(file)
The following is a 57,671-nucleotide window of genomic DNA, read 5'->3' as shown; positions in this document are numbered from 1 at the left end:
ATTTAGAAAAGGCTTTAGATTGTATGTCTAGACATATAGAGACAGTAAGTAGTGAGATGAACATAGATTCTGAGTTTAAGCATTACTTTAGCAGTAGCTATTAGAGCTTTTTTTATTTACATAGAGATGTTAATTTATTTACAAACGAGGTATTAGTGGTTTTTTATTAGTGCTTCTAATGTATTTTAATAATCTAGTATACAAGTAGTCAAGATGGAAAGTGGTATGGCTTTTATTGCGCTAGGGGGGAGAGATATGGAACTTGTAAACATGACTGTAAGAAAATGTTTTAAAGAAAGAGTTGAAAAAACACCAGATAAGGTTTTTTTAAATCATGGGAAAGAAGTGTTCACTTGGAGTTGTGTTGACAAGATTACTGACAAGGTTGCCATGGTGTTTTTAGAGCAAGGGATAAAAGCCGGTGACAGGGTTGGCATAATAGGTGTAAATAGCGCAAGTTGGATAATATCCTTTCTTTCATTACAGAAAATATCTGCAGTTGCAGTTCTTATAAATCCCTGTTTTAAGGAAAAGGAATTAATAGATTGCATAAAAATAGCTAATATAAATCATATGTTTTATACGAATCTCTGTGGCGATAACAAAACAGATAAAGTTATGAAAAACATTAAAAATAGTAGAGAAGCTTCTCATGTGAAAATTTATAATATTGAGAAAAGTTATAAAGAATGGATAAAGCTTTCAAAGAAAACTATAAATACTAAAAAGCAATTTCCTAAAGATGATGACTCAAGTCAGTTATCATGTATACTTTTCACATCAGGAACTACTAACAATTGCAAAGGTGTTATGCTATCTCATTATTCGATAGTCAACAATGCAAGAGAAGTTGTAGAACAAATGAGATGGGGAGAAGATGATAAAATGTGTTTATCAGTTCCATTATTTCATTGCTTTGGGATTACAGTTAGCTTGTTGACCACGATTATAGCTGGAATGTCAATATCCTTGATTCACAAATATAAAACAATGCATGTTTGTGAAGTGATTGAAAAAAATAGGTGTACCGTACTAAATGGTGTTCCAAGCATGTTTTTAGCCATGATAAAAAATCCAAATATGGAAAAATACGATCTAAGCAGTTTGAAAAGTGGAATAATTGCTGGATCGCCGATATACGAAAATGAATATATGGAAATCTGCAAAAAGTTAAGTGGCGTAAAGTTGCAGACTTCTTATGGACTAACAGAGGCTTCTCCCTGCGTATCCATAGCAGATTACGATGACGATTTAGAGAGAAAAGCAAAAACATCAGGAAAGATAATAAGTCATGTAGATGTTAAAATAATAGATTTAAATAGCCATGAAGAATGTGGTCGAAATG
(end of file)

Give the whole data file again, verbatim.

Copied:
The following is a 57,671-nucleotide window of genomic DNA, read 5'->3' as shown; positions in this document are numbered from 1 at the left end:
ATTTAGAAAAGGCTTTAGATTGTATGTCTAGACATATAGAGACAGTAAGTAGTGAGATGAACATAGATTCTGAGTTTAAGCATTACTTTAGCAGTAGCTATTAGAGCTTTTTTTATTTACATAGAGATGTTAATTTATTTACAAACGAGGTATTAGTGGTTTTTTATTAGTGCTTCTAATGTATTTTAATAATCTAGTATACAAGTAGTCAAGATGGAAAGTGGTATGGCTTTTATTGCGCTAGGGGGGAGAGATATGGAACTTGTAAACATGACTGTAAGAAAATGTTTTAAAGAAAGAGTTGAAAAAACACCAGATAAGGTTTTTTTAAATCATGGGAAAGAAGTGTTCACTTGGAGTTGTGTTGACAAGATTACTGACAAGGTTGCCATGGTGTTTTTAGAGCAAGGGATAAAAGCCGGTGACAGGGTTGGCATAATAGGTGTAAATAGCGCAAGTTGGATAATATCCTTTCTTTCATTACAGAAAATATCTGCAGTTGCAGTTCTTATAAATCCCTGTTTTAAGGAAAAGGAATTAATAGATTGCATAAAAATAGCTAATATAAATCATATGTTTTATACGAATCTCTGTGGCGATAACAAAACAGATAAAGTTATGAAAAACATTAAAAATAGTAGAGAAGCTTCTCATGTGAAAATTTATAATATTGAGAAAAGTTATAAAGAATGGATAAAGCTTTCAAAGAAAACTATAAATACTAAAAAGCAATTTCCTAAAGATGATGACTCAAGTCAGTTATCATGTATACTTTTCACATCAGGAACTACTAACAATTGCAAAGGTGTTATGCTATCTCATTATTCGATAGTCAACAATGCAAGAGAAGTTGTAGAACAAATGAGATGGGGAGAAGATGATAAAATGTGTTTATCAGTTCCATTATTTCATTGCTTTGGGATTACAGTTAGCTTGTTGACCACGATTATAGCTGGAATGTCAATATCCTTGATTCACAAATATAAAACAATGCATGTTTGTGAAGTGATTGAAAAAAATAGGTGTACCGTACTAAATGGTGTTCCAAGCATGTTTTTAGCCATGATAAAAAATCCAAATATGGAAAAATACGATCTAAGCAGTTTGAAAAGTGGAATAATTGCTGGATCGCCGATATACGAAAATGAATATATGGAAATCTGCAAAAAGTTAAGTGGCGTAAAGTTGCAGACTTCTTATGGACTAACAGAGGCTTCTCCCTGCGTATCCATAGCAGATTACGATGACGATTTAGAGAGAAAAGCAAAAACATCAGGAAAGATAATAAGTCATGTAGATGTTAAAATAATAGATTTAAATAGCCATGAAGAATGTGGTCGAAATG